I Just Learned The Unexpected Body Part Teeth May Have Evolved From, And I'm Horrified

However weird you think it is, it's weirder.
Beautiful smile with white teeth
bymuratdeniz via Getty Images
Beautiful smile with white teeth

Teeth are one of those things that you really shouldn’t think about for too long ― the more you do, the odder they seem.

Though they’re made from the toughest substance in our body, they can be worn down by the odd chocolate bar.

And they require so much upkeep (did you know people with wombs tend to have more acidic saliva, making dental maintenance a little harder?)

Well now for a truly bizarre fact ― your gnashers probably evolved from taste buds.

Come again?

Yep! Per the BBC, we had no teeth at all when we were oceanic creatures millions of years ago.

“How vertebrates developed teeth is undetermined but theory has it that either their tooth-like scales began to appear in their mouths as teeth, or some of their taste buds became harder,” they added.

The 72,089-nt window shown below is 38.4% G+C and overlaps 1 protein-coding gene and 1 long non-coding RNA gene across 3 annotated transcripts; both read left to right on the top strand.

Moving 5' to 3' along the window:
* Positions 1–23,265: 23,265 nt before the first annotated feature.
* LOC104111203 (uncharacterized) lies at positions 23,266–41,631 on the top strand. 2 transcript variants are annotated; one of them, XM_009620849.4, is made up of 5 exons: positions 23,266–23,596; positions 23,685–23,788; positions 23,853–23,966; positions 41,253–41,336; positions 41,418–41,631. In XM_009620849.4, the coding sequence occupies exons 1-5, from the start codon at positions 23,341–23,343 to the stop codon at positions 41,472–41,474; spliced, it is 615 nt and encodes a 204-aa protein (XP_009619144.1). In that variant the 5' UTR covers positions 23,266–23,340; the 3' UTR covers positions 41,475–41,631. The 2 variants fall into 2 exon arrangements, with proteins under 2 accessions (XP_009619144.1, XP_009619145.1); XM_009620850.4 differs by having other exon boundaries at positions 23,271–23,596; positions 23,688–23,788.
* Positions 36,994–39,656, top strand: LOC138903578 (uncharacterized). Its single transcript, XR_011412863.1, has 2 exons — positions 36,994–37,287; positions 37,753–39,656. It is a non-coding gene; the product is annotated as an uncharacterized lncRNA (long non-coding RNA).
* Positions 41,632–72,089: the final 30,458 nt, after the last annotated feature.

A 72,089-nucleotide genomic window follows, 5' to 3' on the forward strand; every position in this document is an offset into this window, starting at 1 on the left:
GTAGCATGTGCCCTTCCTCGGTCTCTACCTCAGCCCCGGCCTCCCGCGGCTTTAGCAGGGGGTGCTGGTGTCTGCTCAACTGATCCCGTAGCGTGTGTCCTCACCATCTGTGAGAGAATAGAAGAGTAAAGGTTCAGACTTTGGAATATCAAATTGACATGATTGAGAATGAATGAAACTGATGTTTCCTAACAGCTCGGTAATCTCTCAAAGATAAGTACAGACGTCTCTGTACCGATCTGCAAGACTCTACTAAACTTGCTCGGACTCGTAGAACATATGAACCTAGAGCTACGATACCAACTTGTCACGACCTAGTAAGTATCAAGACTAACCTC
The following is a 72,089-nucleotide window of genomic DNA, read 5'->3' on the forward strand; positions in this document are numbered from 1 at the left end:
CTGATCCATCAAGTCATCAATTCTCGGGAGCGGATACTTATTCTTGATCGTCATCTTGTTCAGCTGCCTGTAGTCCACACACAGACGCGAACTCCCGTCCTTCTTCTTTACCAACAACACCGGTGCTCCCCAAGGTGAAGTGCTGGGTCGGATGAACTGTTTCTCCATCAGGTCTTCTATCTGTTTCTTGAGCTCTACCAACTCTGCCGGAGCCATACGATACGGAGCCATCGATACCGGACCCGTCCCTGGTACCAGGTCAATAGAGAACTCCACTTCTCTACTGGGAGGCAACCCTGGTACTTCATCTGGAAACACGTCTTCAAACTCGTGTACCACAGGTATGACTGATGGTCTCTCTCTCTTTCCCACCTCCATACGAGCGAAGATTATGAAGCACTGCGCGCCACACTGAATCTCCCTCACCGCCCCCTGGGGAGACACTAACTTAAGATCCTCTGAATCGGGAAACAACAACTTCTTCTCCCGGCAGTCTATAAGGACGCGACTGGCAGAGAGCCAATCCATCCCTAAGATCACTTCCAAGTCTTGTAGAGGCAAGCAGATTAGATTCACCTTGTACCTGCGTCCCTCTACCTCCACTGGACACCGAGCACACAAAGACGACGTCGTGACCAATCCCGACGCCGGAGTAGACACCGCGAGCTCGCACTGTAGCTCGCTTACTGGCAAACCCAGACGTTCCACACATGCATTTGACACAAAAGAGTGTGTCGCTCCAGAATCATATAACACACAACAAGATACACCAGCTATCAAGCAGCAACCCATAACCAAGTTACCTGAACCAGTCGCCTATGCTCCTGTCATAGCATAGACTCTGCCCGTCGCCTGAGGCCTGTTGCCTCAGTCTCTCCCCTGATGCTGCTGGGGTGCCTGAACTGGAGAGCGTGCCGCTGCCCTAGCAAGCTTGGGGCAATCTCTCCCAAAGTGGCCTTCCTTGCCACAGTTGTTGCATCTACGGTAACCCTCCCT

Though this is uncertain, it does seem to be true that sharks’ ability to regenerate their teeth comes from their tastebuds.

Writing for The Conversation, Dr. Gareth J. Fraser, Lecturer in Evolutionary Developmental Biology at the University of Sheffield, explained a 2016 paper he and his colleagues had written on the topic.

It found that not only shark teeth evolved from their tastebuds, but that “both teeth and taste buds develop from the same stem cells in an embryonic shark’s mouth.”

The findings, and findings like it, might offer promising advances for human dentistry.

And research suggests it’s possible that this evolutionary quirk could have patterned itself somewhat onto mammals’ mouths, too.

Bodies are weird

Not freaked out enough? That’s okay ―you can also grow teeth pretty much anywhere in your body as a teratoma.

Some people lactate through the skin of their armpit after giving birth, too, and humans are probably more bacteria than we are, well, human.

Ah, the horrors of our inescapable flesh prisons...